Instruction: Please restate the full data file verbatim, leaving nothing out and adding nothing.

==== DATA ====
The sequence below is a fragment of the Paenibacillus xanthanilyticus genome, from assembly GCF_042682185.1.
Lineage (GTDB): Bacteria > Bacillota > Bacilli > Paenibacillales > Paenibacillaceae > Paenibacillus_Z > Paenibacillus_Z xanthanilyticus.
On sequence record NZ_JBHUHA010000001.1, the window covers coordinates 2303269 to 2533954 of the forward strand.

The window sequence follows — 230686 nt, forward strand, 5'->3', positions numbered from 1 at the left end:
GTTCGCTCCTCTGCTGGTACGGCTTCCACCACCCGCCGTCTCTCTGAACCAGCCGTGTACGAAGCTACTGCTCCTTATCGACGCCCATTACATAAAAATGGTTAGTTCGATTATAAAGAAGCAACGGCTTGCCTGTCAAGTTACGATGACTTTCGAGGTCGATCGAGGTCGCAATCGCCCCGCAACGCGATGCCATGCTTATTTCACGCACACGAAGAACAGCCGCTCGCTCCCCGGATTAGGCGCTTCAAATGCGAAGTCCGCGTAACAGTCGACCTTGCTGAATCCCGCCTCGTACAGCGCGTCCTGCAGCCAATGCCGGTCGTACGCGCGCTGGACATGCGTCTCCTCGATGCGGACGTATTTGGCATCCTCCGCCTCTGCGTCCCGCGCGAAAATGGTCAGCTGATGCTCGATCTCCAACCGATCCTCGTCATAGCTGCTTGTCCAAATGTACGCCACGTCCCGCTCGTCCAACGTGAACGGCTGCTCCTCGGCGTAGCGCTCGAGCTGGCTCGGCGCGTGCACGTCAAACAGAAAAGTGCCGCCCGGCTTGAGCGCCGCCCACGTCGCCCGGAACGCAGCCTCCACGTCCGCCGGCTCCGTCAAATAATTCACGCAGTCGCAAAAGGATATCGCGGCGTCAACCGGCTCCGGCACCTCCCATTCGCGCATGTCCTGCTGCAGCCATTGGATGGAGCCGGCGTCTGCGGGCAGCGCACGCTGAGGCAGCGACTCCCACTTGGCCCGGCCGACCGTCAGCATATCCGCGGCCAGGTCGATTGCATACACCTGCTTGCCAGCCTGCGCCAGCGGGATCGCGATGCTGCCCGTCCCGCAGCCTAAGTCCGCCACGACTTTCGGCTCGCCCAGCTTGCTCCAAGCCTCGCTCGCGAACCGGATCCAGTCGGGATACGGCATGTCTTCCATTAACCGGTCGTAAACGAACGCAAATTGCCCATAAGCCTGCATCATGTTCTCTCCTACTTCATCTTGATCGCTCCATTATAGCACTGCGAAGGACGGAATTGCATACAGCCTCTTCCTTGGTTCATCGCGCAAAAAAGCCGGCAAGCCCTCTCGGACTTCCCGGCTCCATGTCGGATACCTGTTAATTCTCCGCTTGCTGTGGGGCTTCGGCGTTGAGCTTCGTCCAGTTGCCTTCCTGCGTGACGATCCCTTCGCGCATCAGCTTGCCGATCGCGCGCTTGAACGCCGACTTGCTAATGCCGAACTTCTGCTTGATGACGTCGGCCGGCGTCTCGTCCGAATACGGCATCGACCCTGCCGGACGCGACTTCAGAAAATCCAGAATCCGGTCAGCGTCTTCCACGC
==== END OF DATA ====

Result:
The sequence below is a fragment of the Paenibacillus xanthanilyticus genome, from assembly GCF_042682185.1.
Lineage (GTDB): Bacteria > Bacillota > Bacilli > Paenibacillales > Paenibacillaceae > Paenibacillus_Z > Paenibacillus_Z xanthanilyticus.
On sequence record NZ_JBHUHA010000001.1, the window covers coordinates 2303269 to 2533954 of the forward strand.

The window sequence follows — 230686 nt, forward strand, 5'->3', positions numbered from 1 at the left end:
GTTCGCTCCTCTGCTGGTACGGCTTCCACCACCCGCCGTCTCTCTGAACCAGCCGTGTACGAAGCTACTGCTCCTTATCGACGCCCATTACATAAAAATGGTTAGTTCGATTATAAAGAAGCAACGGCTTGCCTGTCAAGTTACGATGACTTTCGAGGTCGATCGAGGTCGCAATCGCCCCGCAACGCGATGCCATGCTTATTTCACGCACACGAAGAACAGCCGCTCGCTCCCCGGATTAGGCGCTTCAAATGCGAAGTCCGCGTAACAGTCGACCTTGCTGAATCCCGCCTCGTACAGCGCGTCCTGCAGCCAATGCCGGTCGTACGCGCGCTGGACATGCGTCTCCTCGATGCGGACGTATTTGGCATCCTCCGCCTCTGCGTCCCGCGCGAAAATGGTCAGCTGATGCTCGATCTCCAACCGATCCTCGTCATAGCTGCTTGTCCAAATGTACGCCACGTCCCGCTCGTCCAACGTGAACGGCTGCTCCTCGGCGTAGCGCTCGAGCTGGCTCGGCGCGTGCACGTCAAACAGAAAAGTGCCGCCCGGCTTGAGCGCCGCCCACGTCGCCCGGAACGCAGCCTCCACGTCCGCCGGCTCCGTCAAATAATTCACGCAGTCGCAAAAGGATATCGCGGCGTCAACCGGCTCCGGCACCTCCCATTCGCGCATGTCCTGCTGCAGCCATTGGATGGAGCCGGCGTCTGCGGGCAGCGCACGCTGAGGCAGCGACTCCCACTTGGCCCGGCCGACCGTCAGCATATCCGCGGCCAGGTCGATTGCATACACCTGCTTGCCAGCCTGCGCCAGCGGGATCGCGATGCTGCCCGTCCCGCAGCCTAAGTCCGCCACGACTTTCGGCTCGCCCAGCTTGCTCCAAGCCTCGCTCGCGAACCGGATCCAGTCGGGATACGGCATGTCTTCCATTAACCGGTCGTAAACGAACGCAAATTGCCCATAAGCCTGCATCATGTTCTCTCCTACTTCATCTTGATCGCTCCATTATAGCACTGCGAAGGACGGAATTGCATACAGCCTCTTCCTTGGTTCATCGCGCAAAAAAGCCGGCAAGCCCTCTCGGACTTCCCGGCTCCATGTCGGATACCTGTTAATTCTCCGCTTGCTGTGGGGCTTCGGCGTTGAGCTTCGTCCAGTTGCCTTCCTGCGTGACGATCCCTTCGCGCATCAGCTTGCCGATCGCGCGCTTGAACGCCGACTTGCTAATGCCGAACTTCTGCTTGATGACGTCGGCCGGCGTCTCGTCCGAATACGGCATCGACCCTGCCGGACGCGACTTCAGAAAATCCAGAATCCGGTCAGCGTCTTCCACGC